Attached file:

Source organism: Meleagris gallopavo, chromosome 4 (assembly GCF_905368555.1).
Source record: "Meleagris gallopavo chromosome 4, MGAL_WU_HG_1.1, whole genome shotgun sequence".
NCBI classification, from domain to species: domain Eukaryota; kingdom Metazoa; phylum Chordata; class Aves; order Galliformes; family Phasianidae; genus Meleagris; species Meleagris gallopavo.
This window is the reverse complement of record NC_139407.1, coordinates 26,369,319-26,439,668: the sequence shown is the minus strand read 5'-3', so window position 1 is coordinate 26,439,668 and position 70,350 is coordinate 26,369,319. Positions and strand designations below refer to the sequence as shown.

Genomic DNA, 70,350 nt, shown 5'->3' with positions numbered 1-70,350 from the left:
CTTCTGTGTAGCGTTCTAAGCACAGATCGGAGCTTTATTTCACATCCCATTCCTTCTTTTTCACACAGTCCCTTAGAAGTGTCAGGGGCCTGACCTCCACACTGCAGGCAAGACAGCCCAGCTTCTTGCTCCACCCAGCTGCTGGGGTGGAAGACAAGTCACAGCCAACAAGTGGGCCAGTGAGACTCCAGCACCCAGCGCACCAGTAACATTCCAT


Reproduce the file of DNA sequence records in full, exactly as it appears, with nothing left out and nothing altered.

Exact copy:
Source organism: Meleagris gallopavo, chromosome 4 (assembly GCF_905368555.1).
Source record: "Meleagris gallopavo chromosome 4, MGAL_WU_HG_1.1, whole genome shotgun sequence".
NCBI classification, from domain to species: domain Eukaryota; kingdom Metazoa; phylum Chordata; class Aves; order Galliformes; family Phasianidae; genus Meleagris; species Meleagris gallopavo.
This window is the reverse complement of record NC_139407.1, coordinates 26,369,319-26,439,668: the sequence shown is the minus strand read 5'-3', so window position 1 is coordinate 26,439,668 and position 70,350 is coordinate 26,369,319. Positions and strand designations below refer to the sequence as shown.

Genomic DNA, 70,350 nt, shown 5'->3' with positions numbered 1-70,350 from the left:
CTTCTGTGTAGCGTTCTAAGCACAGATCGGAGCTTTATTTCACATCCCATTCCTTCTTTTTCACACAGTCCCTTAGAAGTGTCAGGGGCCTGACCTCCACACTGCAGGCAAGACAGCCCAGCTTCTTGCTCCACCCAGCTGCTGGGGTGGAAGACAAGTCACAGCCAACAAGTGGGCCAGTGAGACTCCAGCACCCAGCGCACCAGTAACATTCCAT